Members of the public are being offered DNA tests to find out if they are related to the disinterred King Richard III.
A skeleton found in a Leicester car park was last week confirmed by DNA tests to be the missing remains of the king.
The remains of Richard III, who died in the Battle of Bosworth in 1485, were uncovered last September in the remains of Grey Friars Church in Leicester. A council car park had been built over the site.
The archaeologist who led the investigation, Dr Turi King of the University of Leicester, is to appear at the BBC’s Who Do You Think You Are? Live exhibition later this month.
Visitors to the show will also be able to take part in a DNA test to see if they descend from Richard III.
Dr King said: “As an archaeologist it is really unusual to be given a chance to look for someone who you can actually put a name to, who isn’t anonymous but is an important historical figure with a tangible story. Sometimes it feels a bit surreal, Indiana Jones-ish even.”
Annie Dodd, of Who Do You Think You Are? Live, said: “The revelation has really touched a chord amongst the public.
"There has been so much mystery surrounding Richard III and now people are getting the chance to meet Turi, ask questions and learn how her team unearthed one of the most infamous monarchs of all time.
"Some may even be related to the King, and we will be offering DNA tests to explore this.”
Richard III’s remains are to be reburied in a ceremony at Leicester Cathedral following the discovery.
David Monteith, Leicester Cathedral Canon Chancellor, said the remains would be reinterred early next year in a Christian-led but ecumenical service.
He said that because it would have been “unheard of” for the king not to have received a formal burial at the time, he could not be buried again and so it would be a service of remembrance.
Correspondence shows Church of England has repeatedly refused to allow forensic tests on bones in Westminster Abbey
It is one of the great mysteries of English history. Did Richard III, the last of the Plantagenets, really murder the princes in the Tower as his Tudor successors, including their greatest propagandist, William Shakespeare, always alleged?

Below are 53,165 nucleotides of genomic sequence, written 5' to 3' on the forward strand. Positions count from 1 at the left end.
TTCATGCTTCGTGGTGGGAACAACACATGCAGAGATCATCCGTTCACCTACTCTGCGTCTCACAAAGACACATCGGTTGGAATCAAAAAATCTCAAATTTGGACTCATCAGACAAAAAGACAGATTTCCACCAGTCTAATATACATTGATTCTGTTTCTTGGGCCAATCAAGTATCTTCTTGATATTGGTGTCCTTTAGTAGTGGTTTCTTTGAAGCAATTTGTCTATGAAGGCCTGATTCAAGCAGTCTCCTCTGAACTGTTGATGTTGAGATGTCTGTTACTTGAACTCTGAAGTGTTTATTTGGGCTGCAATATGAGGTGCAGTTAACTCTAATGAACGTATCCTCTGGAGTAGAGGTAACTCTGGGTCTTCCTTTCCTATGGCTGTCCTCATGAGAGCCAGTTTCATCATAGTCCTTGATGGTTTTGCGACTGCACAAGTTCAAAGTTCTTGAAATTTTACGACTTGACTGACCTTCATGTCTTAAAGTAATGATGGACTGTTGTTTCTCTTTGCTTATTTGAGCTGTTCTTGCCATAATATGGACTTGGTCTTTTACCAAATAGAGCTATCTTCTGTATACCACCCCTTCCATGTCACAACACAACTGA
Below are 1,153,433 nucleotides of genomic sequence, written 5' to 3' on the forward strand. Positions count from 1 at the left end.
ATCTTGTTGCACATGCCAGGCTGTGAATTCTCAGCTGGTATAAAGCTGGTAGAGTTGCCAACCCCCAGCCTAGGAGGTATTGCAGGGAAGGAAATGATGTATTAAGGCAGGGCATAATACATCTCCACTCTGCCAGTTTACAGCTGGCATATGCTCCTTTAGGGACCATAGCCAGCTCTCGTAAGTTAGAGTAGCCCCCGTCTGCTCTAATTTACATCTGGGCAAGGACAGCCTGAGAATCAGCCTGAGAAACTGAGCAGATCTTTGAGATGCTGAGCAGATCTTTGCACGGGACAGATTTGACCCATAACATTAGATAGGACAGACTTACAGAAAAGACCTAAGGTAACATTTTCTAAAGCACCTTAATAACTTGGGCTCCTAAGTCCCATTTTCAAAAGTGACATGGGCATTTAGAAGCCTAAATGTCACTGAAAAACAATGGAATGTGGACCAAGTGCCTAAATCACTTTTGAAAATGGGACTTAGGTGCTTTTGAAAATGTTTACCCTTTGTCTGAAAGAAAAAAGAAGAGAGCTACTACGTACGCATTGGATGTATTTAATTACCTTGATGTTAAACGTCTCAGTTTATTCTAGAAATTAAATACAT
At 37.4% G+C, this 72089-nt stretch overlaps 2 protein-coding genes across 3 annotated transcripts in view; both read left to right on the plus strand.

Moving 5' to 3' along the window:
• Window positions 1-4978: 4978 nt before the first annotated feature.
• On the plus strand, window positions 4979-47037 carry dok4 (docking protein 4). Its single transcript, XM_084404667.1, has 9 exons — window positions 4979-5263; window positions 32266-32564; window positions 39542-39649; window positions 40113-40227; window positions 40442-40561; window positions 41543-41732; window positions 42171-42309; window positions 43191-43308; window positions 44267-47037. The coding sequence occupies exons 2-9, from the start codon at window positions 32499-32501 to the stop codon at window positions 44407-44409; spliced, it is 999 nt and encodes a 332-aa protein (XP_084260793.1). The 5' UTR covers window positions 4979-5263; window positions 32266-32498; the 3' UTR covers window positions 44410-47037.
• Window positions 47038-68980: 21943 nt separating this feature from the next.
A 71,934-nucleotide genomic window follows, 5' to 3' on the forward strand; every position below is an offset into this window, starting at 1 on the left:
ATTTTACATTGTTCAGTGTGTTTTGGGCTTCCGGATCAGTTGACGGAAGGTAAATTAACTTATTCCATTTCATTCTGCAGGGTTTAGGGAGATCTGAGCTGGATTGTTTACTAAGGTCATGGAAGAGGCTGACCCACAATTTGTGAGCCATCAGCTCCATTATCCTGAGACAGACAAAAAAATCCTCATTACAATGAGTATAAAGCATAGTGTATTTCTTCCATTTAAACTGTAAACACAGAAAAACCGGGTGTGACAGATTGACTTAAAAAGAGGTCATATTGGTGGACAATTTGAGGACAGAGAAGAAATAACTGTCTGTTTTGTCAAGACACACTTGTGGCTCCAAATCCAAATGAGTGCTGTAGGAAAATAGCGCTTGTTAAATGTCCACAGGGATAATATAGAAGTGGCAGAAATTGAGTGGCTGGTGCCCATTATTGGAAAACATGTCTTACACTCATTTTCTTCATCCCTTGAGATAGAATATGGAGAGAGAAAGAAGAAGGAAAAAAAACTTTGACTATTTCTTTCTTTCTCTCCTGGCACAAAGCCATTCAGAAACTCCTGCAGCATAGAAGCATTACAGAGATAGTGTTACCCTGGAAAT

Previously confidential correspondence reveals that the Church of England, with backing from the Queen and ministers, has repeatedly refused requests to carry out similar forensic tests to those used to identify the remains of Richard III this week to see if the bones buried in Westminster Abbey are those of Richard’s two nephews.
DNA testing was refused on the grounds that it could set a precedent for testing historical theories that would lead to multiple royal disinterments. The church was also uncertain what to do with the remains if the DNA tests were negative, potentially leaving the church with the dilemma of how to manage bogus bones. Authorities also resisted on the grounds the tests could not finally establish “if Richard III is to be let off the hook”.
Tudor and Stuart histories insist that the remains contained in an urn designed by Sir Christopher Wren are those of Edward V and Richard Duke of York who were “stifled with pillows … by the order of their perfidious uncle Richard the Usurper”, as the 17th-century inscription puts it. A concerted attempt to get the urn opened was made by the Richard III Society, the group behind this week’s confirmation of Richard III’s remains, together with the BBC in 1993 and again by Channel 4 in 1995. A Home Office file shows the then dean of Westminster, the Very Rev Michael Mayne, strongly resisted both requests despite being “pressed very hard to agree” to allow the bones to be submitted to carbon dating, to match their deaths to Richard III’s reign, and DNA testing to prove their identities.
Fascinating! Read more here.